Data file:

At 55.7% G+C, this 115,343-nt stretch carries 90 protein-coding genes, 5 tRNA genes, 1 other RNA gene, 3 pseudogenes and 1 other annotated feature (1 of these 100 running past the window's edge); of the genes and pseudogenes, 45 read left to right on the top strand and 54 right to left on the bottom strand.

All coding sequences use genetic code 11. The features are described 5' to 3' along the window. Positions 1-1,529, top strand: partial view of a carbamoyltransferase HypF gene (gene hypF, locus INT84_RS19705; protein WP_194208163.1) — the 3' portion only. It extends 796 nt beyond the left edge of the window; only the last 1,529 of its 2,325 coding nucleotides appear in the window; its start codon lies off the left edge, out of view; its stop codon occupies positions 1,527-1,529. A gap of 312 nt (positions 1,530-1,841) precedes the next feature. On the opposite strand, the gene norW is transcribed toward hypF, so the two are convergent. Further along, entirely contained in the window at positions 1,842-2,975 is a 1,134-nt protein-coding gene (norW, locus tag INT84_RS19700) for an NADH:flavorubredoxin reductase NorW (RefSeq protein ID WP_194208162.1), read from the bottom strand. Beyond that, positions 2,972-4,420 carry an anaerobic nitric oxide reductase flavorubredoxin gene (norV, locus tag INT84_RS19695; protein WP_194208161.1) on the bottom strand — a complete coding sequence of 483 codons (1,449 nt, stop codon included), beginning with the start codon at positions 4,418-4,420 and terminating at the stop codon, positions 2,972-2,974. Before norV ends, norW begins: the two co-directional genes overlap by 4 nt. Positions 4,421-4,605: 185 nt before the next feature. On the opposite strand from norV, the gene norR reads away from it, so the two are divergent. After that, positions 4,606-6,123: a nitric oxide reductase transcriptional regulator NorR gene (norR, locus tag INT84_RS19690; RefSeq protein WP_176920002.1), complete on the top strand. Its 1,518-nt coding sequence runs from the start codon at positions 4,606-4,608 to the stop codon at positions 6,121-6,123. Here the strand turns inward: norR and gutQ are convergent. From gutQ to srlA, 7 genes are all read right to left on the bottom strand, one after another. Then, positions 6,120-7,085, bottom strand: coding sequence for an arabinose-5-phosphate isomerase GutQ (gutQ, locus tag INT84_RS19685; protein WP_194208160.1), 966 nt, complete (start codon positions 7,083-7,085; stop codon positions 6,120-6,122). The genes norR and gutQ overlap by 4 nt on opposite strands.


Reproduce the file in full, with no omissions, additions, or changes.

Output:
At 55.7% G+C, this 115,343-nt stretch carries 90 protein-coding genes, 5 tRNA genes, 1 other RNA gene, 3 pseudogenes and 1 other annotated feature (1 of these 100 running past the window's edge); of the genes and pseudogenes, 45 read left to right on the top strand and 54 right to left on the bottom strand.

All coding sequences use genetic code 11. The features are described 5' to 3' along the window. Positions 1-1,529, top strand: partial view of a carbamoyltransferase HypF gene (gene hypF, locus INT84_RS19705; protein WP_194208163.1) — the 3' portion only. It extends 796 nt beyond the left edge of the window; only the last 1,529 of its 2,325 coding nucleotides appear in the window; its start codon lies off the left edge, out of view; its stop codon occupies positions 1,527-1,529. A gap of 312 nt (positions 1,530-1,841) precedes the next feature. On the opposite strand, the gene norW is transcribed toward hypF, so the two are convergent. Further along, entirely contained in the window at positions 1,842-2,975 is a 1,134-nt protein-coding gene (norW, locus tag INT84_RS19700) for an NADH:flavorubredoxin reductase NorW (RefSeq protein ID WP_194208162.1), read from the bottom strand. Beyond that, positions 2,972-4,420 carry an anaerobic nitric oxide reductase flavorubredoxin gene (norV, locus tag INT84_RS19695; protein WP_194208161.1) on the bottom strand — a complete coding sequence of 483 codons (1,449 nt, stop codon included), beginning with the start codon at positions 4,418-4,420 and terminating at the stop codon, positions 2,972-2,974. Before norV ends, norW begins: the two co-directional genes overlap by 4 nt. Positions 4,421-4,605: 185 nt before the next feature. On the opposite strand from norV, the gene norR reads away from it, so the two are divergent. After that, positions 4,606-6,123: a nitric oxide reductase transcriptional regulator NorR gene (norR, locus tag INT84_RS19690; RefSeq protein WP_176920002.1), complete on the top strand. Its 1,518-nt coding sequence runs from the start codon at positions 4,606-4,608 to the stop codon at positions 6,121-6,123. Here the strand turns inward: norR and gutQ are convergent. From gutQ to srlA, 7 genes are all read right to left on the bottom strand, one after another. Then, positions 6,120-7,085, bottom strand: coding sequence for an arabinose-5-phosphate isomerase GutQ (gutQ, locus tag INT84_RS19685; protein WP_194208160.1), 966 nt, complete (start codon positions 7,083-7,085; stop codon positions 6,120-6,122). The genes norR and gutQ overlap by 4 nt on opposite strands.